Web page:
In addition but on the other hand, a major problem looms, at least at first glance, namely, that the numbers just don’t compare well at all. Without going into detail for now, we note that our creation and beast numbers are mainly 5, 3, and 8, whereas some example numbers in the Joyful case are 6 [Mary conceives in the sixth month of St Elizabeth], and 9 [St Elizabeth gives birth after nine months, obviously] For now, let us not get distracted by the numbers and rather focus on the situational analogies that will be shown to be supremely appropriate even without the numerical issues solved.

The Birth of St. John the Baptist

St. John the Baptist culminates the Old Testament activity and bridges the gap between Old and New. He is that voice crying in the wilderness, preparing the way of the Lord, the Christ. St. Elizabeth carries this climactic child in her womb for nine months. What else can we say, except that St John images the very developing Old Testament himself. Indeed, this is entirely appropriate, for if we can view St. John in this way, how much more incredible sense does it make for his progresssion in his holy mother’s womb to image the very self-same evolution of the Old Testament history, so that his birth images the entry of the God-Man into history, heralded literally as it was by the adult St. John the Baptist. Amen, the entire Old Testament itself, in salvific wonder and epic advancement, hearlds the coming of Messiah. Every age and Biblical figure and event is part of a glorious and profound apocalyptic foretelling and trumpet proclamation of the Christ! Wondrous, also, is it to correlate this analogy with Apocalypse 12, the woman who wails aloud in travail to give birth; for, could this not be a sign, most assuredly, not only of the Virgin giving birth to Jesus, but also of the Old People themselves passing through the great trials of the Old Testament to give birth to that same child that is destined to rule the nations with a rod of iron? (Rv 12:1–5) In this way, pregnancy becomes, epically, a type of the Old Testament ages.

St Zachariah, Struck Dumb

As space is scarce, we can quickly cover three other aspects and leave further details for an outer source of the author. The next element can be St. Zachariah. In the beginning of this sequence, he doubts the message of the angel and is struck dumb through discipline until the birth of St. John, at which time he speaks and proclaims the name of John for the child. Long story short, St. Zachariah can image the Gentiles, or fallen humanity, until the time of Christ: in the beginning of the human drama, God gave the message to man of His benevolence and the fecundity to which he called his apocalyptic spouse. Man, by falling, disbelieved in God’s benevolence and so merited great disciplinary punishment, beginning with suffering and death, and then expressed through the two epic chastisements we have seen above, the first two great ages of man: anti-Baptism, or the Flood, and anti-Marital disposition toward God, or Babel and the confounding. Indeed, at Babel, humanity’s “tongue is tied,”, so as to render each nation dumb unto the others, unable to communicate, in much the same way in which St. Zachariah cannot speak to those around him. Indeed also, this is reflected in the CCC:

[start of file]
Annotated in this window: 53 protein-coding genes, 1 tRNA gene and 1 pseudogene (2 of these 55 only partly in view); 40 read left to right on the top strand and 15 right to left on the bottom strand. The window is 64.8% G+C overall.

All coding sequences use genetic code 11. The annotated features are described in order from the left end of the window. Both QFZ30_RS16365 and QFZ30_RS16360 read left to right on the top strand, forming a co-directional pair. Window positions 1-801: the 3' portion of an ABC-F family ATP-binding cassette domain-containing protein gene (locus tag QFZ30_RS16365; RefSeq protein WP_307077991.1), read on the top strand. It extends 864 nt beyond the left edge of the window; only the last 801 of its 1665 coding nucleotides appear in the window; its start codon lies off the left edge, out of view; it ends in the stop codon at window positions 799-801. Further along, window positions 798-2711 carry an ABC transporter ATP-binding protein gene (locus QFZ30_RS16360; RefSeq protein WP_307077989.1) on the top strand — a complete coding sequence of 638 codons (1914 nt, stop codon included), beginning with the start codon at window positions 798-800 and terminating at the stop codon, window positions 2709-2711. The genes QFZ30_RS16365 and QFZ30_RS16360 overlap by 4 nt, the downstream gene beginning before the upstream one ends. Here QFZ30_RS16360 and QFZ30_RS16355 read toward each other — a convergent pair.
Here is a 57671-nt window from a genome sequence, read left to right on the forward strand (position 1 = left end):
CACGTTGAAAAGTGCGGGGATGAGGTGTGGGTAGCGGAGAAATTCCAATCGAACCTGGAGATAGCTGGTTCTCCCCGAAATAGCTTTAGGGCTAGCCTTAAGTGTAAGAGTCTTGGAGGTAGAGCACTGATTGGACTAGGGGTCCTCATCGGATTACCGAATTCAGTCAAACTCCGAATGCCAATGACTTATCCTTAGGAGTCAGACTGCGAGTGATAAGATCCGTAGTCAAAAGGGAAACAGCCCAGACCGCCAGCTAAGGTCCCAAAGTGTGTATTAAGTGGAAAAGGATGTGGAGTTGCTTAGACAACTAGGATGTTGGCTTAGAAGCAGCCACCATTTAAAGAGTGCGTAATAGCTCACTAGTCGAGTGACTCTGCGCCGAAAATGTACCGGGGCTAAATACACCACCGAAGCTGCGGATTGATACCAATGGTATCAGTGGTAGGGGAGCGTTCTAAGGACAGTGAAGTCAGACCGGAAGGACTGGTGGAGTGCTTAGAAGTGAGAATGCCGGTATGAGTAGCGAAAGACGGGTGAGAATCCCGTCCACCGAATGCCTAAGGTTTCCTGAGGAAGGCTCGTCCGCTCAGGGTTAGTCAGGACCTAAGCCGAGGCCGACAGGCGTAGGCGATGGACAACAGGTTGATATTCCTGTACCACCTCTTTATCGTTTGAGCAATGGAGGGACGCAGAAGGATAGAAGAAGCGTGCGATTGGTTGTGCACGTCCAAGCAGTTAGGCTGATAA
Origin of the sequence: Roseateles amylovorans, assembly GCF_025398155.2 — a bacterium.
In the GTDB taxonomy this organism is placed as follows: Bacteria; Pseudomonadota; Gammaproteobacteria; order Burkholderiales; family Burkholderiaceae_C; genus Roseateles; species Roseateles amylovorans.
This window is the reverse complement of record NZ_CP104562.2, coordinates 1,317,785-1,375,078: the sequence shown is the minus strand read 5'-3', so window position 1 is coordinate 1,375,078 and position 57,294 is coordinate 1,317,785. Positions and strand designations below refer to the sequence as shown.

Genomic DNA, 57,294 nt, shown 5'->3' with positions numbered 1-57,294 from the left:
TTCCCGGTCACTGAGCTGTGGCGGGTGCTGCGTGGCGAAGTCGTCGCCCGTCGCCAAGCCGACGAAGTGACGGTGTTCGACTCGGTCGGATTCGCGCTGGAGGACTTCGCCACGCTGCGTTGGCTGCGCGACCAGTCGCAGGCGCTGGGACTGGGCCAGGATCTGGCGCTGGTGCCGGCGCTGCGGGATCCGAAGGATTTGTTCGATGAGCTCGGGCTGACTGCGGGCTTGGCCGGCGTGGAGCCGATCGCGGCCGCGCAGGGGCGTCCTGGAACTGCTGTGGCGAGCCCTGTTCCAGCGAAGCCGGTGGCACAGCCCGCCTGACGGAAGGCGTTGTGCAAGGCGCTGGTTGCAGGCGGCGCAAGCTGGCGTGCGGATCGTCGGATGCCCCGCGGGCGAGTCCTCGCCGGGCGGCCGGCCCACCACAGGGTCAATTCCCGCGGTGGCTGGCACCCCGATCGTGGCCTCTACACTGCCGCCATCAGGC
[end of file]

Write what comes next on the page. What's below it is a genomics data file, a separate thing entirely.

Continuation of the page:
This state of division into many nations is at once cosmic, social and religious. It is intended to limit the pride of fallen humanity united only in its perverse ambition to forge its own unity as at Babel. But, because of sin, both polytheism and the idolatry of the nation and of its rulers constantly threaten this provisional economy with the perversion of paganism.viii

But at the Coming of Christ, the Gentiles are loosed from the prison of paganism, nationalism, and confounded tongue at Pentecost and enter the kingdom of God, the Catholic Church, proclaiming, “Jesus is Lord!”, just as Zachariah proclaims “His name is John,” recalling, again, that the birth of St. John is an image of the First Coming of Christ in our theology.

St Elizabeth’s Seclusion and He Who Acts on Behalf of Her

Moving on, might there be meaning in the first parts of human history [six “months”]? There certainly can be. Let us examine this element. In particular, St. Elizabeth, upon miraculous conception, withdraws into seclusion for the first segment of our drama [until Mary conceives within month six] and says, “Thus hath the Lord dealt with me in the days wherein he hath had regard to take away my reproach among men.” (Lk 1:25) The connotation lends itself to the notion that the Lord is acting “on behalf” of St. Elizabeth. This would seem to imply in analogy that God will act mightily on behalf of the just for the first parts of human history. Bingo! It does! Just look at the first beginning phases of darkness and light in our model:

Old Testament

  1. Darkness: Fall
  2. Light: Flood
  3. Darkness: Babel
  4. Light: Confounding of Tongues, Formation of Hebrew People (Abraham)
  5. Darkness: Egypt Enslaves
  6. Light:Exodus, Red Sea, King David

The first six parts of history by the creation days’ model, using alternating darkness and light, have three lights, parts two, four, and six. And what do we see in these lights but supreme divine intervention by God on behalf of the just, who are effectively a reproach to the world! Just follow it: